As local crises and the pandemic emerged, Rethos’ Main Street director, Emily Kurash Casey, also observed that the towns that participated in Artists on Main Street were able to respond more quickly to challenges than other communities because they had already practiced working together on small, low-risk projects. They had established relationships and trust, and had a track record of working effectively toward a shared goal. In Willmar, one project featured a Presbyterian church quilters’ club reaching out to Somali mothers to sew and learn together, and the relationships that started through the project became supportive networks as the club women and Somali mothers checked in with one another during the pandemic, looked for apartments together, and shared food. The communities experienced, on a small scale, the benefits of creating shared public space, from empty lots to sidewalks to streets: a way to meet neighbors, share information, draw attention to downtowns, and draw customers into businesses. Artists on Main Street has supported more than 300 artist-led projects over the past four years, resulting in more inclusive, resilient rural communities with stronger local economies and new systems to address community challenges.

In the Cohort model, artists with diverse identities, perspectives, and practices, are invited by a host organization to form an ensemble. This model is best used with the issues are more complex and the artists and resulting projects benefit from learning and exploring the issues together before designing a project. The timeframe is longer because more time is spent upfront. The cohort studies and analyzes the community challenge with the host organization and other stakeholders, after which the artists propose modest projects that they each carry out. This model also produces more expertise amongst the cohort, which lasts beyond the program duration and which artists and collaborators may be able to leverage for future impact.

An installation of different colored soil in a street, titled "Median"
The installation “Median” by Ashley Fairbanks, featuring soil from Native Nations, part of Homeland: Native Artists Create on the Ave. Photo credit Mary Richardson.

The Cohort model builds on the same principles and structure as the Open Call, but instead pulls a group of artists together to work collaboratively or in a more focused way on a project. Homeland: Native Artists Create on the Ave was a partnership between Springboard and the Native American Community Development Institute (NACDI) in 2016. NACDI is a Native-led community development organization in Minneapolis with a strong grounding in arts work, and the cohort of seven Native artists was formed to create programming to be presented during a citywide Open Street initiative. The artists collaborated on budgeting, planning, and placement of works to achieve NACDI’s goals to highlight the American Indian Cultural Corridor portion of the Open Streets event.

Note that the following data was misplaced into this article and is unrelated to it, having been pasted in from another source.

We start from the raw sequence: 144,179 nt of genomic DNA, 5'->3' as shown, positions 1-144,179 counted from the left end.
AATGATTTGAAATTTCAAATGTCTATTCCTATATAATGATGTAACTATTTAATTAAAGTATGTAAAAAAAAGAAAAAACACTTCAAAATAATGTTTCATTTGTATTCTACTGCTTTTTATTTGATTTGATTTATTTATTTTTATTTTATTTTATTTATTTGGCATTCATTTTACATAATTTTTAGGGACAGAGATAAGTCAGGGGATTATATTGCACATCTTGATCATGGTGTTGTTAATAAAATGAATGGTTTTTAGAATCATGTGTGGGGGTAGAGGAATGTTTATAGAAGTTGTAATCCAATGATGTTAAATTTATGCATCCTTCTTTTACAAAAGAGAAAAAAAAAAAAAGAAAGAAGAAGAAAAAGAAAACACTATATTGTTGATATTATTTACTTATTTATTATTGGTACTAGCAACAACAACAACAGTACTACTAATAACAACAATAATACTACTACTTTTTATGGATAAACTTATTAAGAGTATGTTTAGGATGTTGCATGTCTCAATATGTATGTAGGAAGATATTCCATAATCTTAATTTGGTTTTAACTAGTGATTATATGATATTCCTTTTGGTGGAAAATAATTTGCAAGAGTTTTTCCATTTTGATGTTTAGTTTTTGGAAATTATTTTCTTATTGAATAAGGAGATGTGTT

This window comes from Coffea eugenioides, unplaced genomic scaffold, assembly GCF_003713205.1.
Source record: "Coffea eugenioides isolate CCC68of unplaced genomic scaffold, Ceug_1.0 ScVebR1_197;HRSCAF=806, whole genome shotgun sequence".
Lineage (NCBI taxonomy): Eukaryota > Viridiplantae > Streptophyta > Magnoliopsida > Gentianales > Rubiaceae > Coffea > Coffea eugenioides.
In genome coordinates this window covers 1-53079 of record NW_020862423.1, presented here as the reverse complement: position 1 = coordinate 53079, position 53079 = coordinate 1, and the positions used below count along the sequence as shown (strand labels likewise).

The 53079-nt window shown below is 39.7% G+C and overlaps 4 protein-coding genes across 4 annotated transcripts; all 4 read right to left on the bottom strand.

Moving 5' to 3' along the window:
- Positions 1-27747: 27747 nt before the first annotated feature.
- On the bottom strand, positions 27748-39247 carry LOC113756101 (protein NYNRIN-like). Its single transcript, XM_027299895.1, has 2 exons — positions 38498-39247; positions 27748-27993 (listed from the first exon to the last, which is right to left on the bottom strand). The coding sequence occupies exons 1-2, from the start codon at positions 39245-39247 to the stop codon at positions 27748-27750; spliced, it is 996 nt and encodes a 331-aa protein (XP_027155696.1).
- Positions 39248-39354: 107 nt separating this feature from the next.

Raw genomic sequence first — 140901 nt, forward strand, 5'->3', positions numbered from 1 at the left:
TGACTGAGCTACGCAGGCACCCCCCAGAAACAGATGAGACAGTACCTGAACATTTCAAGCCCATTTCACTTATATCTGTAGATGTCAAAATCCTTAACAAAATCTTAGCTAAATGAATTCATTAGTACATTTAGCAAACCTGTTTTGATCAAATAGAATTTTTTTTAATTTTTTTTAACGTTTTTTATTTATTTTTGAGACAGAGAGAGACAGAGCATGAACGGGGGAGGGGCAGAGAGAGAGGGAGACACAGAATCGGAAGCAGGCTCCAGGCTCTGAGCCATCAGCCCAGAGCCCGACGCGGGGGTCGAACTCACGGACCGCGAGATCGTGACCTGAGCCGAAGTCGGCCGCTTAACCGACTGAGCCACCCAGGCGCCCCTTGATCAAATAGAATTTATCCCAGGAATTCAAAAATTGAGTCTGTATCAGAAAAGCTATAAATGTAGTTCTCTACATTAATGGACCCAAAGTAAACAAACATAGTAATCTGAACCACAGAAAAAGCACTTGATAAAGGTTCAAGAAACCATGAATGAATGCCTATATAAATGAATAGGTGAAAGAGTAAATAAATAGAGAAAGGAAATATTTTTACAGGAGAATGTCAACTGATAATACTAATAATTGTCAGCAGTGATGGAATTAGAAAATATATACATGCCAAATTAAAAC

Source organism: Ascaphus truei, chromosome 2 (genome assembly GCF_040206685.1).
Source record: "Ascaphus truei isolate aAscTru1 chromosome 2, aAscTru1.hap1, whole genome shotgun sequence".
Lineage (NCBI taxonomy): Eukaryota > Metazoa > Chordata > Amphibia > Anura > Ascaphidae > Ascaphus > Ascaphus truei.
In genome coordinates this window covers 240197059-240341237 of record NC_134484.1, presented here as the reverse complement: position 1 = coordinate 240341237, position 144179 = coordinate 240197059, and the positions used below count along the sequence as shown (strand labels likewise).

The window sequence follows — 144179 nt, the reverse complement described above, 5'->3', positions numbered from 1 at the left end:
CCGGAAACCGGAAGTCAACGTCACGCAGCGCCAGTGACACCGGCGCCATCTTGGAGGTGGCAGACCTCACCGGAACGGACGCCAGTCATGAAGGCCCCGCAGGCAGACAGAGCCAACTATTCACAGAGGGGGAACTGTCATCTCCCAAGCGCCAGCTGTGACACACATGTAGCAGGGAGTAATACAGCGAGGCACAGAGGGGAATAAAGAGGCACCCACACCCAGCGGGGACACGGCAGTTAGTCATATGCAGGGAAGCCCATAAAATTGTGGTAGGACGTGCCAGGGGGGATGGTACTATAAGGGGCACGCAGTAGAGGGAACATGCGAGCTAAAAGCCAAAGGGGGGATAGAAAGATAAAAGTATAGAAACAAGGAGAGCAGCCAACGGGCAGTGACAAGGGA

Similarly, a cohort of five artists is currently collaborating with Springboard and the City of St. Paul on Artists Respond: People, Place, and Prosperity, to create stories that help explain the values and benefits of the guaranteed income pilot program let by the City. This cohort is designing projects now, so stay tuned for the results of their work!

Artist Organizers
The third program model, Artist Organizers (AOs), continues to engage multiple artists while also building long-term capacity within an institution. AOs are like a community organizer and arts program manager for their host site. This model works well when the host has a commitment to artists, learning and evolving and has the great advantage of adding staff capacity to manage more local artist engagement. Rooted full-time in municipal agencies and community-invested organizations, the AOs provide skills, coordination, and creative thinking to engage community members, other local artists, and stakeholders and create new paths for their home organization to achieve its goals. AOs have a budget to engage multiple local artists and to create their own public-facing project that addresses organizational goals. Started as a pilot program in 2013 as part of the larger initiative Irrigate, the first host organizations were: Trust for Public Land, Saint Paul Public Schools, Project for Pride in Living, Frogtown Neighborhood Association, The Cornerstone Group, Partnership4Health, Otter Tail County Historical Society, and the Friends of the Kirkbride. Later host organizations have included multiple culturally based community development corporations, and the People’s Center Clinics & Services.